There will be no Christmas tree at my home this year but I will enjoy the beauty of the one at my son’s house. So as I was getting into a holiday mood with Black Friday I began to think about my usual Christmas letter. This is my way of keeping in touch with family and friends at holiday time.
Last year I could not find my carefully corrected Christmas card list (it is still lost) so I might miss sending a communication to some of my friends. It is time to get busy on this task in which I find great pleasure.
Last year I received a number of Christmas letters instead of the usual card with just a penned note. I liked that. But for many years I have sent a printed family chronicle to keep in touch with my siblings. But they are all gone now and so I keep in touch with their offspring. And I still have some older friends to whom I send letters.
Christmas messages often include notes of sadness as family and friends pass away. Last year one letter told about a weak heart; another remembered giving me a pearl necklace 30 years ago. A delightful surprise letter was signed by former church friends in another city where I lived. Another friend had mailed her cards early and after receiving my letter promptly sent along another just to be closer in touch.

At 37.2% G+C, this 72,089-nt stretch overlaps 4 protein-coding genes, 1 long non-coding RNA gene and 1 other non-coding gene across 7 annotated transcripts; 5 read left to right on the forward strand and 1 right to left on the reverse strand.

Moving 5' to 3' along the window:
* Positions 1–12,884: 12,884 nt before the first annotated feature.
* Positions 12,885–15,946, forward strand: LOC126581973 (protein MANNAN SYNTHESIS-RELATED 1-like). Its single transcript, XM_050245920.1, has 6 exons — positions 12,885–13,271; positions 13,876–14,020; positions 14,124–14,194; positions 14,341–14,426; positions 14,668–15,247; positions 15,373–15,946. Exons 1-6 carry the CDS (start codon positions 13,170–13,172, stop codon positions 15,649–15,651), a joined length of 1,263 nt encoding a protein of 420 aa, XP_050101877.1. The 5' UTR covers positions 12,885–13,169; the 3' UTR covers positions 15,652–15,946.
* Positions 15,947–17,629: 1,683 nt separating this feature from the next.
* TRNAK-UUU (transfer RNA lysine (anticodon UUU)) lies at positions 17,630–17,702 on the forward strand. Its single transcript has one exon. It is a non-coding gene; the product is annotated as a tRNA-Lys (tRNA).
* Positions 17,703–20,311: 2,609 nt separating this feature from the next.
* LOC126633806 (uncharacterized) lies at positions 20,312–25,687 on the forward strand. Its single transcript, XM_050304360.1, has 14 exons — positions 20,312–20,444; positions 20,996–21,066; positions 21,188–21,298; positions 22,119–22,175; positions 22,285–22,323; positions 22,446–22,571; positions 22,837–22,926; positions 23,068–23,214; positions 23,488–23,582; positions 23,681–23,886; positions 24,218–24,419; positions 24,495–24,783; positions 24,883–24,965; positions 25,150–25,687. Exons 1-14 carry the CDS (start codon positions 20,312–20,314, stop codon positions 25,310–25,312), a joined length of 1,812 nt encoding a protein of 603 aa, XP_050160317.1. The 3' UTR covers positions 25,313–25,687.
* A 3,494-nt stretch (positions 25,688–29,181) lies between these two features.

I remember one friend’s card was upbeat; she had just lost a leg but she wasn’t giving up on our keeping in touch. And, oh yes, there were sometimes pictures of the sender and family members. Even the retired friends I have who are still with us send along hastily scrawled notes of their simplified life.
Last year a picture came with a card showing a young parent with his son. I couldn’t believe that he was the chubby little fellow whom I baby-sat while his mother went shopping.
So, let’s hear it for Christmas letters this year. They are important to chronicle the activities of my family and friends. The letter list grows shorter each year, but I will remember them with a report on what a 100-year-old person does.
GLEANINGS: "The sun in its decline touched the top of the mountains." ". . . he heard the silence." "The car’s head lamps tunneled through the darkness." "The marsh grasses whispered to themselves." "The night felt empty." "Tea strong enough to walk." "The first rays of dawn were coming in the window."
Harriette Leidich is a Banner columnist who lives in North Bennington.